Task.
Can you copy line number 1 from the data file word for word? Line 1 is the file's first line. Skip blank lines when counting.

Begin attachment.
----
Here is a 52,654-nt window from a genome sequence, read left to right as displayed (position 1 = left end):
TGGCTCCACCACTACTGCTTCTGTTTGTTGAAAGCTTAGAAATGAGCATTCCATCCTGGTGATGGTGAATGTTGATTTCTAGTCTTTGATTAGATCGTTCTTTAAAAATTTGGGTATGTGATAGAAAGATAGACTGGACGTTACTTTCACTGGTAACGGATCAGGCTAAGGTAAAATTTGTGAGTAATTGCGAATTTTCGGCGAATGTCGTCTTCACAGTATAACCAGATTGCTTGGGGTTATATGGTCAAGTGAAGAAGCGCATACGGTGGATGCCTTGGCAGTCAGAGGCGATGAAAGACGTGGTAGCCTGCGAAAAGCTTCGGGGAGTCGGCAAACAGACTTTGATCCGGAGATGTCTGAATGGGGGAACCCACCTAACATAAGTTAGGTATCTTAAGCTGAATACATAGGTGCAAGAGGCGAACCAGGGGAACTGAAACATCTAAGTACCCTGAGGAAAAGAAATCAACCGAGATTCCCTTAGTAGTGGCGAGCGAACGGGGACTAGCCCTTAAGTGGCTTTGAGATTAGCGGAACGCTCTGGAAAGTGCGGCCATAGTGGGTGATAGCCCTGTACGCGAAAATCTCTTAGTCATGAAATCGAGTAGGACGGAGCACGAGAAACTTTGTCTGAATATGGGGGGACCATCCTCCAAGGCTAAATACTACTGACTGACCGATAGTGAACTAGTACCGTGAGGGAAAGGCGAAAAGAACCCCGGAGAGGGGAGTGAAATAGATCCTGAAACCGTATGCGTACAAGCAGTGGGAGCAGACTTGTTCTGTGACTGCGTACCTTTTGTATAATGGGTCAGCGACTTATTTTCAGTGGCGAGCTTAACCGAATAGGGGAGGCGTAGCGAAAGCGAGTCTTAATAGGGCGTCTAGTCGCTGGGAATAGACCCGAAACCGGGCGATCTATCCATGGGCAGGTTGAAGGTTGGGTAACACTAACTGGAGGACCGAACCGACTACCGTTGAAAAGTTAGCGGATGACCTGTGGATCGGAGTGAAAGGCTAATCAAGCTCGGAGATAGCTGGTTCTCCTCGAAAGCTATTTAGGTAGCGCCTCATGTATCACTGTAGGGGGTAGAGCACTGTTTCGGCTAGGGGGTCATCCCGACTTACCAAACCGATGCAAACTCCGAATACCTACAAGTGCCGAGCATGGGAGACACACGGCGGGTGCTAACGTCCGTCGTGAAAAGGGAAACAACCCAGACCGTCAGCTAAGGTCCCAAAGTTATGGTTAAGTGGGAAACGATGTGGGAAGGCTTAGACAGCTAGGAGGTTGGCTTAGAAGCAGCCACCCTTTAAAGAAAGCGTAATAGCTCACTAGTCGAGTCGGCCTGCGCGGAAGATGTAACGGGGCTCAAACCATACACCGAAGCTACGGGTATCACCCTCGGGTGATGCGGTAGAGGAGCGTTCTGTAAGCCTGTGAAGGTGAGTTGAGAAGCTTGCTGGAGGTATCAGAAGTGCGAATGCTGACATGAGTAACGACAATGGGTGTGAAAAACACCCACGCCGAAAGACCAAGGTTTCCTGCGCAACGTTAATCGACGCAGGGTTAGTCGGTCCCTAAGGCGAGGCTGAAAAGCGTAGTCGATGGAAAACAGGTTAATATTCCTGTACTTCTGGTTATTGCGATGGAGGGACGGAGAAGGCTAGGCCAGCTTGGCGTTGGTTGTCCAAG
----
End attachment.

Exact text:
Here is a 52,654-nt window from a genome sequence, read left to right as displayed (position 1 = left end):